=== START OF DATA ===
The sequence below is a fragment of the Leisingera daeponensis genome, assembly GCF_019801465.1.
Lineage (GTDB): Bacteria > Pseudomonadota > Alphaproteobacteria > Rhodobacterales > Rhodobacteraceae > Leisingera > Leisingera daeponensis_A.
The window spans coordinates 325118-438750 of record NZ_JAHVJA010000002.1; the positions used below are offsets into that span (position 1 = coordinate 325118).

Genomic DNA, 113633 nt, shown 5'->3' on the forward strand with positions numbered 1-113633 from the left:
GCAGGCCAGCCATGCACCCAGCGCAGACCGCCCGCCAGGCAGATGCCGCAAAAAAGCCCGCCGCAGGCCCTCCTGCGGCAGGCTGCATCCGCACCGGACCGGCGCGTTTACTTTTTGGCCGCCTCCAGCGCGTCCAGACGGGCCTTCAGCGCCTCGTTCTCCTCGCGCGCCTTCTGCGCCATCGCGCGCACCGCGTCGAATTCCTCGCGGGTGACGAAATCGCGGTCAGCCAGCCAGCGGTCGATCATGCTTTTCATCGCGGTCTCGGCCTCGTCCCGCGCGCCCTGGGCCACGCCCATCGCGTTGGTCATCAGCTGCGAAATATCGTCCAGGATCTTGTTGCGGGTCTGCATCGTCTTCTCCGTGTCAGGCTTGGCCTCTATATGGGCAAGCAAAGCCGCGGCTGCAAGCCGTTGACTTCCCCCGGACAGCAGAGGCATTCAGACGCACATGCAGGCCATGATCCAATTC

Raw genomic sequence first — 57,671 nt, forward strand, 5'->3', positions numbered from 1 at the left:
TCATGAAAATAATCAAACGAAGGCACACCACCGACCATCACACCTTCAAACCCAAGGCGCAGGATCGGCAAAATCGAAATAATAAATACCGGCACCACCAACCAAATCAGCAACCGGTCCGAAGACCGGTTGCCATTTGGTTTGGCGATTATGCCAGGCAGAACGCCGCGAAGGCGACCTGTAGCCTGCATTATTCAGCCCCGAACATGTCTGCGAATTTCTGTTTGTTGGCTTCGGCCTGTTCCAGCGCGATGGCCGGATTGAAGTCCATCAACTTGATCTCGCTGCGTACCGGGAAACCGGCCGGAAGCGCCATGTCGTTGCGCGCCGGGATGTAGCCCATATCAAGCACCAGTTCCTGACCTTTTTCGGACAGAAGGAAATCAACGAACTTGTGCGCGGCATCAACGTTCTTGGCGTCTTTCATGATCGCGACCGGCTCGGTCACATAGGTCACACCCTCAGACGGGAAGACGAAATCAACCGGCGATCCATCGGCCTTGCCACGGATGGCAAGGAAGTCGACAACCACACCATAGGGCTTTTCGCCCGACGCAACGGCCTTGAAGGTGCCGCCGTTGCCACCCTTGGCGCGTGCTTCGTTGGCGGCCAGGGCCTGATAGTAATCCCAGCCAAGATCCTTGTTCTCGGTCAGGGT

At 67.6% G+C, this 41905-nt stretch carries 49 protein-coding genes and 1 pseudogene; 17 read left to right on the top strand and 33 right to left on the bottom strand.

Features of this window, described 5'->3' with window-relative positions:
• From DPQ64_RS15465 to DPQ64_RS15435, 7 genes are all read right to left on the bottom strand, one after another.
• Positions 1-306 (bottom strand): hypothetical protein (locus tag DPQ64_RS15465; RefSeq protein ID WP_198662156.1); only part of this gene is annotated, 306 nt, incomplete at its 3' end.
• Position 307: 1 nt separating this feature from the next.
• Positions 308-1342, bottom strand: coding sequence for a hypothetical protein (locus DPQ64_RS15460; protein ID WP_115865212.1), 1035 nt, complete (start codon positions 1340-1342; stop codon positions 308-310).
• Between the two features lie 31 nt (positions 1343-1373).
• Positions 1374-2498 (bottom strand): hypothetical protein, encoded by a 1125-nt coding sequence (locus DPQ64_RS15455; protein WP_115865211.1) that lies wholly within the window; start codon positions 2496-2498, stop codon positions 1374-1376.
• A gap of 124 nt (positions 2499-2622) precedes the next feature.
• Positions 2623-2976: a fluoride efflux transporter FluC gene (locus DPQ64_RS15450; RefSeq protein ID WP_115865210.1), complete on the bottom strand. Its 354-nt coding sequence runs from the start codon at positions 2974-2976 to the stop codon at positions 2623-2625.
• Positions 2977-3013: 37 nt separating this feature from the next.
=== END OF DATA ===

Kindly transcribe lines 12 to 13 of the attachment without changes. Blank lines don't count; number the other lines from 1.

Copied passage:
• Position 307: 1 nt separating this feature from the next.
• Positions 308-1342, bottom strand: coding sequence for a hypothetical protein (locus DPQ64_RS15460; protein ID WP_115865212.1), 1035 nt, complete (start codon positions 1340-1342; stop codon positions 308-310).